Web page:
Send to:

Choose Destination
See comment in PubMed Commons below
Vasc Health Risk Manag. 2008;4(6):1459-66.

Characterization of the vasodilatory action of testosterone in the human pulmonary circulation.

Author information

  • 1Academic Unit of Diabetes, Endocrinology and Metabolism, The University of Sheffield, Sheffield, UK.



To assess for the first time the vasodilatory effect of testosterone in the human pulmonary circulation utilizing both isolated human pulmonary arteries and isolated perfused human lungs. In addition, a secondary aim was to determine whether there was any difference in the response to testosterone dependent upon gender.


Isolated human pulmonary arteries were studied by wire myography. Vessels were preconstricted with U46619 (1 nM-1 microM) prior to exposing them to either testosterone (1 nM-100 microM) or ethanol vehicle (<0.1%). Isolated lungs were studied in a ventilated and perfused model. They were exposed to KCl (100 mM), prior to the addition of either testosterone (1 nM-100 microM) or ethanol vehicle (<0.1%).


Testosterone caused significant vasodilatation in all preparations, but a greater response to testosterone was observed in the isolated perfused lungs, 24.9 +/- 2.2% at the 100 microM dose of testosterone in the isolated pulmonary arteries compared to 100 +/- 13.6% at the 100 microM dose in the isolated perfused lungs. No significant differences in the response to testosterone were observed between sexes.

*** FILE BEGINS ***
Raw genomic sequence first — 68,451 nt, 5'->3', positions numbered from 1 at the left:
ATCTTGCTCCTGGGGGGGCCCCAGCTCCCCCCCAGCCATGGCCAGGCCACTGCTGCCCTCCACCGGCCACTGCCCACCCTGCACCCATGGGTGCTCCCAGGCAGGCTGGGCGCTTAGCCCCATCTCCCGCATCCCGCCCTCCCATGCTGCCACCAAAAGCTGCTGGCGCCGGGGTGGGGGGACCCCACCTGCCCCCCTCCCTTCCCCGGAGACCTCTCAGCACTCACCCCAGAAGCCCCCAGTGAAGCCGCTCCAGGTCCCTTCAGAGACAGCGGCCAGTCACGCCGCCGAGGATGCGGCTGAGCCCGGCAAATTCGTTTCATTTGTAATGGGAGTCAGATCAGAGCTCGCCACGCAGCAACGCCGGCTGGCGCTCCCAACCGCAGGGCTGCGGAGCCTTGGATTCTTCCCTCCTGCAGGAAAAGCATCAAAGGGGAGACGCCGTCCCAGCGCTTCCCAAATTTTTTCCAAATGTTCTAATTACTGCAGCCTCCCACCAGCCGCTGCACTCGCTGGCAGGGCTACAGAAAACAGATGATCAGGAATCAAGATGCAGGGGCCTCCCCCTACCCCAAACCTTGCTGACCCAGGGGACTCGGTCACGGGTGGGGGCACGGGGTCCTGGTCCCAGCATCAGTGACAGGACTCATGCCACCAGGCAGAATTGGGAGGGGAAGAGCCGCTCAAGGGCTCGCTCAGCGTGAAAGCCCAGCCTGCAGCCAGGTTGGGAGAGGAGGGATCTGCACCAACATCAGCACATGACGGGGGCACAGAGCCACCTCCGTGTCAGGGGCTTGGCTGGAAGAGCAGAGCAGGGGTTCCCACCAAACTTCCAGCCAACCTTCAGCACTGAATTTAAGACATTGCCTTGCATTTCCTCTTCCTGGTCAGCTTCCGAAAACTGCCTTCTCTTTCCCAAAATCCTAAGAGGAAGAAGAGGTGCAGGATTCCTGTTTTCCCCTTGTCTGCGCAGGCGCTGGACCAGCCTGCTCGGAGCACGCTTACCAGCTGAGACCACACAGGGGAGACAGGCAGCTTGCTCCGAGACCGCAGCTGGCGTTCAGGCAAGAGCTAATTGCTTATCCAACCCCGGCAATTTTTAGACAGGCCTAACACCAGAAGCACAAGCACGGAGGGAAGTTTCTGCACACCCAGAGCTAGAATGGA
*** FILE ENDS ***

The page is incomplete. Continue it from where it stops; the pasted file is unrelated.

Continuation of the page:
Testosterone is an efficacious vasodilator in the human pulmonary vasculature and this is not modulated by patient sex. This vasodilator action suggests that testosterone therapy may be beneficial to male patients with pulmonary arterial hypertension.


human; pulmonary circulation; pulmonary hypertension; sex hormone; testosterone; vasodilation

[PubMed - indexed for MEDLINE]
Free PMC Article
PubMed Commons home

PubMed Commons

How to join PubMed Commons

    Supplemental Content

    Full text links

    Icon for Dove Medical Press Icon for PubMed Central
    Loading ...
    Write to the Help Desk